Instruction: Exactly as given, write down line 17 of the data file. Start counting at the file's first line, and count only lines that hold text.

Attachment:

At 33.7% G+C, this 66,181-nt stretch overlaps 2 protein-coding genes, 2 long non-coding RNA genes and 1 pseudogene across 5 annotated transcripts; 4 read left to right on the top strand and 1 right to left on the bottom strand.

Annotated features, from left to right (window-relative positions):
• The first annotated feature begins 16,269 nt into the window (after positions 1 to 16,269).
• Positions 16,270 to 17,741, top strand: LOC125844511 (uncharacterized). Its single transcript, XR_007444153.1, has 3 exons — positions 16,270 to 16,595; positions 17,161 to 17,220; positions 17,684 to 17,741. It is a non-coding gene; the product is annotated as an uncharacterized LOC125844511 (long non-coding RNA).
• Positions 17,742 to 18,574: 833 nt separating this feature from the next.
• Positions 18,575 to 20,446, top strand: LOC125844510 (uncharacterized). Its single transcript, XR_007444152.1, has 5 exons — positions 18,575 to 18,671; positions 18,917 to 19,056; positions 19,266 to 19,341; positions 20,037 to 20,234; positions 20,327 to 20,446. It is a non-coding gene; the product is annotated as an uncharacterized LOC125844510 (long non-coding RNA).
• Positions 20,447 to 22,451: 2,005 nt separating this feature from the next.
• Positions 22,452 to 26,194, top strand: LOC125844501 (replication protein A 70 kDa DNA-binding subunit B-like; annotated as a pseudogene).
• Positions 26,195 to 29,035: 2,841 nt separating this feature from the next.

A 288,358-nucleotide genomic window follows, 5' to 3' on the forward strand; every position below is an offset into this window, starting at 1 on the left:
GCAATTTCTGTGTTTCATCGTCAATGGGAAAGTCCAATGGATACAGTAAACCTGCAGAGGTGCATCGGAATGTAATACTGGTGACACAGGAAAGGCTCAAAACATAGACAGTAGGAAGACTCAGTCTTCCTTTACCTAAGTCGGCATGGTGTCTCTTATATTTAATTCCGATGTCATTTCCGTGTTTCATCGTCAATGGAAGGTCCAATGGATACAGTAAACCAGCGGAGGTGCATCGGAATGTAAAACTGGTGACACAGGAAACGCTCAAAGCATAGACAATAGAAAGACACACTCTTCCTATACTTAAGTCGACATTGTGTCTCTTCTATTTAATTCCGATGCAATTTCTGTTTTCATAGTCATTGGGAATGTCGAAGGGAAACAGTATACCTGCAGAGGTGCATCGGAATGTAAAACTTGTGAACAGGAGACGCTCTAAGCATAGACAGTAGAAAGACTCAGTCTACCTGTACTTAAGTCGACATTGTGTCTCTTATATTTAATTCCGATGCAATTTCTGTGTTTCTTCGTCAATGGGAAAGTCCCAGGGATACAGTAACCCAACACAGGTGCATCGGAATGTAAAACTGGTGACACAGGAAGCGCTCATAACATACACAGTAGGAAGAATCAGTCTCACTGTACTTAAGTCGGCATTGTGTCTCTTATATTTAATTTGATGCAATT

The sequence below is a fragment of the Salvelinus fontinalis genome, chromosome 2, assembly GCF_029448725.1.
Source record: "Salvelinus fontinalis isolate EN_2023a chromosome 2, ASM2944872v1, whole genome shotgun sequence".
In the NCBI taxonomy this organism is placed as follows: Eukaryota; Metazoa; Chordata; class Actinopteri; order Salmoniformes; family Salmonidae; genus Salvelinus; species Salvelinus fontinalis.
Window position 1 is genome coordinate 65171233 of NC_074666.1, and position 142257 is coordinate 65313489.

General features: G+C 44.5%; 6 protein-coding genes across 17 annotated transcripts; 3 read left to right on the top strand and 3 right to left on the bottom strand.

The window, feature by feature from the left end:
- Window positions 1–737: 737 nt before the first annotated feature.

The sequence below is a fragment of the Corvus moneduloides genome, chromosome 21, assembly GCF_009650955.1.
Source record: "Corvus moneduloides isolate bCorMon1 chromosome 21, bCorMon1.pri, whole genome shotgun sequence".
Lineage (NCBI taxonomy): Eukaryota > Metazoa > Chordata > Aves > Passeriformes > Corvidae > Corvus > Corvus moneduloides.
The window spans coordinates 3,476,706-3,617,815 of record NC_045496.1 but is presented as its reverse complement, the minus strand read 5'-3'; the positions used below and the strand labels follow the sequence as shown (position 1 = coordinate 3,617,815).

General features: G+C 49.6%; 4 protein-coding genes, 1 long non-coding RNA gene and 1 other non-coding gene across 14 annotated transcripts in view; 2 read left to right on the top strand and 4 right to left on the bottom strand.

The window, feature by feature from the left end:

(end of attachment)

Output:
The window, feature by feature from the left end: